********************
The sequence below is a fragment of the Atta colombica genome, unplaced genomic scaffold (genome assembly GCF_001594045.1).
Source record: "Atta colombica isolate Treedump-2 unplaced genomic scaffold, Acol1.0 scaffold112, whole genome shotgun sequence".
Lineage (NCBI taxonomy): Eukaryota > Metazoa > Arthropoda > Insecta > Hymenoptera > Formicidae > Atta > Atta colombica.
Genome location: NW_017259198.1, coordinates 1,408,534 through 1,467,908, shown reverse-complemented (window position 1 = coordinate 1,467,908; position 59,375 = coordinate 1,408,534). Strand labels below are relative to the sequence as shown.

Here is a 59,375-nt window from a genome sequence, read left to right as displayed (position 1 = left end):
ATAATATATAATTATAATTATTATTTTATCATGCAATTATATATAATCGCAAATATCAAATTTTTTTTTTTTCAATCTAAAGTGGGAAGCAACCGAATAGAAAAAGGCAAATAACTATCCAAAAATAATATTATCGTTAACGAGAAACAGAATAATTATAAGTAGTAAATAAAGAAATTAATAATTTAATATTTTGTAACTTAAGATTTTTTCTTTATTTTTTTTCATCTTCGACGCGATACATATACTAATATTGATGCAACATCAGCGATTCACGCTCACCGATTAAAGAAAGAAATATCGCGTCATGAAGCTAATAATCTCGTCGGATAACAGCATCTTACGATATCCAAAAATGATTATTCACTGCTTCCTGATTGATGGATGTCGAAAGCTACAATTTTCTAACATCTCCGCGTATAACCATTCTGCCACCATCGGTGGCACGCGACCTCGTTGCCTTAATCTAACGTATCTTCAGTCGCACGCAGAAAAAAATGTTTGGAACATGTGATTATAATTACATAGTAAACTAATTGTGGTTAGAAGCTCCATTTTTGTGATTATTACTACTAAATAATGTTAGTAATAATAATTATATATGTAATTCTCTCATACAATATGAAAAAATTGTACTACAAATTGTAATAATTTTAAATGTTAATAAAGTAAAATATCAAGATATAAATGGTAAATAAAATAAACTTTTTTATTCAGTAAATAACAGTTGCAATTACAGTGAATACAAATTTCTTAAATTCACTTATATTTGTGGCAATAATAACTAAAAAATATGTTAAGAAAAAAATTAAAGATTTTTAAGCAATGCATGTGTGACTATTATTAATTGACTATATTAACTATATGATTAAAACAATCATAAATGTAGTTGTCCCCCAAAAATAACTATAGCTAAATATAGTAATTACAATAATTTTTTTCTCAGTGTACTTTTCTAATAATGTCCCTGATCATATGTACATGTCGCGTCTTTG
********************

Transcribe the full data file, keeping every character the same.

The sequence below is a fragment of the Atta colombica genome, unplaced genomic scaffold (genome assembly GCF_001594045.1).
Source record: "Atta colombica isolate Treedump-2 unplaced genomic scaffold, Acol1.0 scaffold112, whole genome shotgun sequence".
Lineage (NCBI taxonomy): Eukaryota > Metazoa > Arthropoda > Insecta > Hymenoptera > Formicidae > Atta > Atta colombica.
Genome location: NW_017259198.1, coordinates 1,408,534 through 1,467,908, shown reverse-complemented (window position 1 = coordinate 1,467,908; position 59,375 = coordinate 1,408,534). Strand labels below are relative to the sequence as shown.

Here is a 59,375-nt window from a genome sequence, read left to right as displayed (position 1 = left end):
ATAATATATAATTATAATTATTATTTTATCATGCAATTATATATAATCGCAAATATCAAATTTTTTTTTTTTCAATCTAAAGTGGGAAGCAACCGAATAGAAAAAGGCAAATAACTATCCAAAAATAATATTATCGTTAACGAGAAACAGAATAATTATAAGTAGTAAATAAAGAAATTAATAATTTAATATTTTGTAACTTAAGATTTTTTCTTTATTTTTTTTCATCTTCGACGCGATACATATACTAATATTGATGCAACATCAGCGATTCACGCTCACCGATTAAAGAAAGAAATATCGCGTCATGAAGCTAATAATCTCGTCGGATAACAGCATCTTACGATATCCAAAAATGATTATTCACTGCTTCCTGATTGATGGATGTCGAAAGCTACAATTTTCTAACATCTCCGCGTATAACCATTCTGCCACCATCGGTGGCACGCGACCTCGTTGCCTTAATCTAACGTATCTTCAGTCGCACGCAGAAAAAAATGTTTGGAACATGTGATTATAATTACATAGTAAACTAATTGTGGTTAGAAGCTCCATTTTTGTGATTATTACTACTAAATAATGTTAGTAATAATAATTATATATGTAATTCTCTCATACAATATGAAAAAATTGTACTACAAATTGTAATAATTTTAAATGTTAATAAAGTAAAATATCAAGATATAAATGGTAAATAAAATAAACTTTTTTATTCAGTAAATAACAGTTGCAATTACAGTGAATACAAATTTCTTAAATTCACTTATATTTGTGGCAATAATAACTAAAAAATATGTTAAGAAAAAAATTAAAGATTTTTAAGCAATGCATGTGTGACTATTATTAATTGACTATATTAACTATATGATTAAAACAATCATAAATGTAGTTGTCCCCCAAAAATAACTATAGCTAAATATAGTAATTACAATAATTTTTTTCTCAGTGTACTTTTCTAATAATGTCCCTGATCATATGTACATGTCGCGTCTTTG